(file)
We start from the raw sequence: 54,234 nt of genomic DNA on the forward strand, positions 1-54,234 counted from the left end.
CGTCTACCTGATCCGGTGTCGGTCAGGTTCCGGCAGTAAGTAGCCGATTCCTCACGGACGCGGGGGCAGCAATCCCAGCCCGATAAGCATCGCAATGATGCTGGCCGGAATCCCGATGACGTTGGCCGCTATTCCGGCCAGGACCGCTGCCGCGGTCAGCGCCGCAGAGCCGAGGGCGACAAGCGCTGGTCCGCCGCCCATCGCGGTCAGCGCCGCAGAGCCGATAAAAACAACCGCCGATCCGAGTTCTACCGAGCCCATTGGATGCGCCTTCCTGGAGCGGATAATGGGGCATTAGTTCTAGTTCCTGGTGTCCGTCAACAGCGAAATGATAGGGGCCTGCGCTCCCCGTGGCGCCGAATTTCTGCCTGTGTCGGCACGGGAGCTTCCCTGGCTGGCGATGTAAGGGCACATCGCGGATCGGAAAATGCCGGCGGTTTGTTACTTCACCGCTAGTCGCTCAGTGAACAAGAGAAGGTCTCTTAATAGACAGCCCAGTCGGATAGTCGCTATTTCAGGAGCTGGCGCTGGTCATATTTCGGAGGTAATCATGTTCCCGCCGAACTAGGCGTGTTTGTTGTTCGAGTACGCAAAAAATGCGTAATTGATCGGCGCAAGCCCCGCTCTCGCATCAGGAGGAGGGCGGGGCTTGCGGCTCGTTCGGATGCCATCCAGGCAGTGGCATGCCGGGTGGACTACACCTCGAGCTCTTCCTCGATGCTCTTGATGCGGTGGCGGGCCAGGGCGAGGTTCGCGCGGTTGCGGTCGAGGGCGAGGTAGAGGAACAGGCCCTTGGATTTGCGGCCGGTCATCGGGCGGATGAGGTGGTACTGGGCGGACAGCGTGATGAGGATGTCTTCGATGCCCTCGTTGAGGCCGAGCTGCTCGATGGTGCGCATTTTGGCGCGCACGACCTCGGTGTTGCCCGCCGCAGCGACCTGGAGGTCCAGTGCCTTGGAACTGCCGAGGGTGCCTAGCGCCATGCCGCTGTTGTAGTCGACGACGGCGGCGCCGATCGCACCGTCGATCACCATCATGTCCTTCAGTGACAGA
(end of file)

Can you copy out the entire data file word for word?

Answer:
We start from the raw sequence: 54,234 nt of genomic DNA on the forward strand, positions 1-54,234 counted from the left end.
CGTCTACCTGATCCGGTGTCGGTCAGGTTCCGGCAGTAAGTAGCCGATTCCTCACGGACGCGGGGGCAGCAATCCCAGCCCGATAAGCATCGCAATGATGCTGGCCGGAATCCCGATGACGTTGGCCGCTATTCCGGCCAGGACCGCTGCCGCGGTCAGCGCCGCAGAGCCGAGGGCGACAAGCGCTGGTCCGCCGCCCATCGCGGTCAGCGCCGCAGAGCCGATAAAAACAACCGCCGATCCGAGTTCTACCGAGCCCATTGGATGCGCCTTCCTGGAGCGGATAATGGGGCATTAGTTCTAGTTCCTGGTGTCCGTCAACAGCGAAATGATAGGGGCCTGCGCTCCCCGTGGCGCCGAATTTCTGCCTGTGTCGGCACGGGAGCTTCCCTGGCTGGCGATGTAAGGGCACATCGCGGATCGGAAAATGCCGGCGGTTTGTTACTTCACCGCTAGTCGCTCAGTGAACAAGAGAAGGTCTCTTAATAGACAGCCCAGTCGGATAGTCGCTATTTCAGGAGCTGGCGCTGGTCATATTTCGGAGGTAATCATGTTCCCGCCGAACTAGGCGTGTTTGTTGTTCGAGTACGCAAAAAATGCGTAATTGATCGGCGCAAGCCCCGCTCTCGCATCAGGAGGAGGGCGGGGCTTGCGGCTCGTTCGGATGCCATCCAGGCAGTGGCATGCCGGGTGGACTACACCTCGAGCTCTTCCTCGATGCTCTTGATGCGGTGGCGGGCCAGGGCGAGGTTCGCGCGGTTGCGGTCGAGGGCGAGGTAGAGGAACAGGCCCTTGGATTTGCGGCCGGTCATCGGGCGGATGAGGTGGTACTGGGCGGACAGCGTGATGAGGATGTCTTCGATGCCCTCGTTGAGGCCGAGCTGCTCGATGGTGCGCATTTTGGCGCGCACGACCTCGGTGTTGCCCGCCGCAGCGACCTGGAGGTCCAGTGCCTTGGAACTGCCGAGGGTGCCTAGCGCCATGCCGCTGTTGTAGTCGACGACGGCGGCGCCGATCGCACCGTCGATCACCATCATGTCCTTCAGTGACAGA